By Michael Dorausch, D.C.
The Food and Drug Administration (FDA) has issued a warning on the use of Botox and Myobloc, two drugs, made popular for their anti-wrinkle effects. The FDA has reported that the drugs, have been linked to dangerous botulism symptoms in some users, with cases so bad that a few children have died.
Both products contain drugs that use botulinum neurotoxin protein to block nerve impulses, causing muscles to relax. In reported rare cases, the neurotoxin can spread beyond the injection site to other parts of the body, paralyzing or weakening the muscles used for breathing and swallowing, a potentially fatal side effect.
Brand name Botox is best known for minimizing wrinkles by paralyzing facial muscles, but the popular botulinum toxin is also used to treat a variety of muscle-spasm conditions, such as cervical dystonia (spasm of the muscles of the neck) and strabismus (misaligned or lazy eyes).
According to the FDA, deaths being investigated all involve children, mostly cerebral palsy patients receiving treatment for spasticity in their legs. The FDA has not formally approved the use of botulinum toxin for such treatment, but some other countries reportedly have.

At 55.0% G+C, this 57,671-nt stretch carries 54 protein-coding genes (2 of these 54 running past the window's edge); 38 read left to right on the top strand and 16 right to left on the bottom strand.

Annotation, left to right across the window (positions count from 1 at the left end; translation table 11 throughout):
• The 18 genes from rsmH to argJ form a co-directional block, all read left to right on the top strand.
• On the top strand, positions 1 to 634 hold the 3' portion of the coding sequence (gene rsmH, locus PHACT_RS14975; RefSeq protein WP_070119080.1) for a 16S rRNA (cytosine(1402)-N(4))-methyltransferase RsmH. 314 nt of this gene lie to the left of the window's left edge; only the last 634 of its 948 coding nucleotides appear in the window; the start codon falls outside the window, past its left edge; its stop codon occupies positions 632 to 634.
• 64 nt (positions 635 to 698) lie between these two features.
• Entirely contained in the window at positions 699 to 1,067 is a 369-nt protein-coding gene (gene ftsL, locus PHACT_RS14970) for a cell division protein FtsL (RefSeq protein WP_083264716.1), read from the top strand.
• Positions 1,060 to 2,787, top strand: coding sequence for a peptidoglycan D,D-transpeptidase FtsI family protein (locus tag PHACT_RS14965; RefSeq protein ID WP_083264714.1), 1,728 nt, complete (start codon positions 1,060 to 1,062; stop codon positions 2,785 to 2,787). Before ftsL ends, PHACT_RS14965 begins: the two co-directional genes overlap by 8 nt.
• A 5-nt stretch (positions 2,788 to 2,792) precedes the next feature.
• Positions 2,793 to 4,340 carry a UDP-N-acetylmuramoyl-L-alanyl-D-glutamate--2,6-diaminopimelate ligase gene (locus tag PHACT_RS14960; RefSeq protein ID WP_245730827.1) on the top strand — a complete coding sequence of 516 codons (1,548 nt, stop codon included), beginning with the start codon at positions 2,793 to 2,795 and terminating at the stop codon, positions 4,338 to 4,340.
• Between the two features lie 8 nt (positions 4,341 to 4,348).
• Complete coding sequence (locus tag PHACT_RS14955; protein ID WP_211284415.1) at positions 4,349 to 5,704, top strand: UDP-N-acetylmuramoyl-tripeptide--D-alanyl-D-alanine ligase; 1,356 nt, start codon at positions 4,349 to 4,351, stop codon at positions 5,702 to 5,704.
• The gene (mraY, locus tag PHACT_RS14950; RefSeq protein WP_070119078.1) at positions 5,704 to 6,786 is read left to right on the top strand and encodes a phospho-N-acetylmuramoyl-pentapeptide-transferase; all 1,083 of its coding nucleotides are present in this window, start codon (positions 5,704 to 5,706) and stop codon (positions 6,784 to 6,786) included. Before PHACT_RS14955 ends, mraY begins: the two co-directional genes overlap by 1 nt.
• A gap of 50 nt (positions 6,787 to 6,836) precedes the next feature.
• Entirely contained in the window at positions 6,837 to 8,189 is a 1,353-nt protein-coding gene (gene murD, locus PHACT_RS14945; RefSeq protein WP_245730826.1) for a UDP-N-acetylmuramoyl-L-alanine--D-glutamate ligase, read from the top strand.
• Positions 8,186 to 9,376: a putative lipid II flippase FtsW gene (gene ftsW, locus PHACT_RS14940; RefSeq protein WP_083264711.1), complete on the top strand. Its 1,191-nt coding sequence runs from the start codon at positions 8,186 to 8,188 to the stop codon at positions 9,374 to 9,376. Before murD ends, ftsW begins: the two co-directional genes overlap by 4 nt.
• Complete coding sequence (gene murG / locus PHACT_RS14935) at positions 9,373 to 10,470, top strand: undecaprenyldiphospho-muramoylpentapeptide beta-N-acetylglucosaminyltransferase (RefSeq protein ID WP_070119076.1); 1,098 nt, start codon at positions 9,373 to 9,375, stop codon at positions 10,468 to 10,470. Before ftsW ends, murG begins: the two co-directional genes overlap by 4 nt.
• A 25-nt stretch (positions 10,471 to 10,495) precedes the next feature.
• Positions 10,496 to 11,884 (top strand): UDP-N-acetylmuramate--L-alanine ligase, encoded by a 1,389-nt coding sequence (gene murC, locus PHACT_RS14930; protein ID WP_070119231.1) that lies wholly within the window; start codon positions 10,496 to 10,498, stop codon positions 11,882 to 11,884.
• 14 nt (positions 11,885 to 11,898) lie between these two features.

Botulinum toxin is a neurotoxin protein produced by the bacterium Clostridium botulinum. It is one of the most poisonous naturally occurring substances in the world, and it is the most toxic protein known to man. The FDA first licensed botulinum toxin as Oculinum in December of 1989 for treating two eye conditions–blepharospasm and strabismus–characterized by excessive muscle contractions. It is now marketed under the trade name Botox (Botulinum Toxin Type A) or Myobloc (Botulinum Toxin Type B).
Small doses of the toxin are injected into the affected muscles. As happens with botulism, the toxin binds to the nerve endings, blocking the release of the chemical acetylcholine, which would otherwise signal the muscle to contract. The toxin thus paralyzes or weakens the injected muscle but leaves the other muscles unaffected. Effects are usually first noticed within 72 hours and injections typically last on average of 3-6 months.
In 1994, the FDA reportedly denounced the promotion of botulinum toxin use as a wrinkle remedy, claiming use was unapproved and “an egregious example of promoting a potentially toxic biologic for cosmetic purposes.”
Botox and Myobloc injections are not to be confused with Collagen injections, also used in treating fine lines and wrinkles, and popular for giving women that full plumped lip look.
FDA Botulinum Resources:
Botulinum Toxin: A Poison That Can Heal
By Luba Vangelova — FDA Consumer magazine (December 1995)
Botox Cosmetic: A Look at Looking Good
By Carol Lewis — FDA Consumer magazine (August 2002)
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